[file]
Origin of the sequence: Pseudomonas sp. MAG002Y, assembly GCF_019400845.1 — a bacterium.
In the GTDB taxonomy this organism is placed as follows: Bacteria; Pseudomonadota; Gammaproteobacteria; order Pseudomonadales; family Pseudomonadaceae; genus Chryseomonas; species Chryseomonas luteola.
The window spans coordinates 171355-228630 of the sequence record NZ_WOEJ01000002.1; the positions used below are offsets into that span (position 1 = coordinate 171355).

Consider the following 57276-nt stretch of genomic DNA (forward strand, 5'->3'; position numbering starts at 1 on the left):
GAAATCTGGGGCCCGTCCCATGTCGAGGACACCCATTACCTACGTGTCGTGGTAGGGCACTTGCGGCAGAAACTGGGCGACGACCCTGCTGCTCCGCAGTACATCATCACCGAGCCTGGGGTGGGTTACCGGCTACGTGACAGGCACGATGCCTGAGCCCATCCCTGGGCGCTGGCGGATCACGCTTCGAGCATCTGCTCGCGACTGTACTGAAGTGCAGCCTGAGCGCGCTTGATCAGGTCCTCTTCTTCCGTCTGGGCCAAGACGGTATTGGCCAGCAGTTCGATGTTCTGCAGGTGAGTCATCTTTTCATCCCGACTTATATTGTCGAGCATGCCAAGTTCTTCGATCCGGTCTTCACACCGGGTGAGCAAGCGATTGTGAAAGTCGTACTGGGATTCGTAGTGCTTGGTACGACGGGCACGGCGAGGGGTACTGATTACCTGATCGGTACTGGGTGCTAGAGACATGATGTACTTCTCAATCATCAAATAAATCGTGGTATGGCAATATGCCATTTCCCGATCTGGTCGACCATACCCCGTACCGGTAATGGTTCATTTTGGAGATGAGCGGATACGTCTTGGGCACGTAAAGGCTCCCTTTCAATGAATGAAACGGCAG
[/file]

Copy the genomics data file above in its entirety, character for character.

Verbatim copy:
Origin of the sequence: Pseudomonas sp. MAG002Y, assembly GCF_019400845.1 — a bacterium.
In the GTDB taxonomy this organism is placed as follows: Bacteria; Pseudomonadota; Gammaproteobacteria; order Pseudomonadales; family Pseudomonadaceae; genus Chryseomonas; species Chryseomonas luteola.
The window spans coordinates 171355-228630 of the sequence record NZ_WOEJ01000002.1; the positions used below are offsets into that span (position 1 = coordinate 171355).

Consider the following 57276-nt stretch of genomic DNA (forward strand, 5'->3'; position numbering starts at 1 on the left):
GAAATCTGGGGCCCGTCCCATGTCGAGGACACCCATTACCTACGTGTCGTGGTAGGGCACTTGCGGCAGAAACTGGGCGACGACCCTGCTGCTCCGCAGTACATCATCACCGAGCCTGGGGTGGGTTACCGGCTACGTGACAGGCACGATGCCTGAGCCCATCCCTGGGCGCTGGCGGATCACGCTTCGAGCATCTGCTCGCGACTGTACTGAAGTGCAGCCTGAGCGCGCTTGATCAGGTCCTCTTCTTCCGTCTGGGCCAAGACGGTATTGGCCAGCAGTTCGATGTTCTGCAGGTGAGTCATCTTTTCATCCCGACTTATATTGTCGAGCATGCCAAGTTCTTCGATCCGGTCTTCACACCGGGTGAGCAAGCGATTGTGAAAGTCGTACTGGGATTCGTAGTGCTTGGTACGACGGGCACGGCGAGGGGTACTGATTACCTGATCGGTACTGGGTGCTAGAGACATGATGTACTTCTCAATCATCAAATAAATCGTGGTATGGCAATATGCCATTTCCCGATCTGGTCGACCATACCCCGTACCGGTAATGGTTCATTTTGGAGATGAGCGGATACGTCTTGGGCACGTAAAGGCTCCCTTTCAATGAATGAAACGGCAG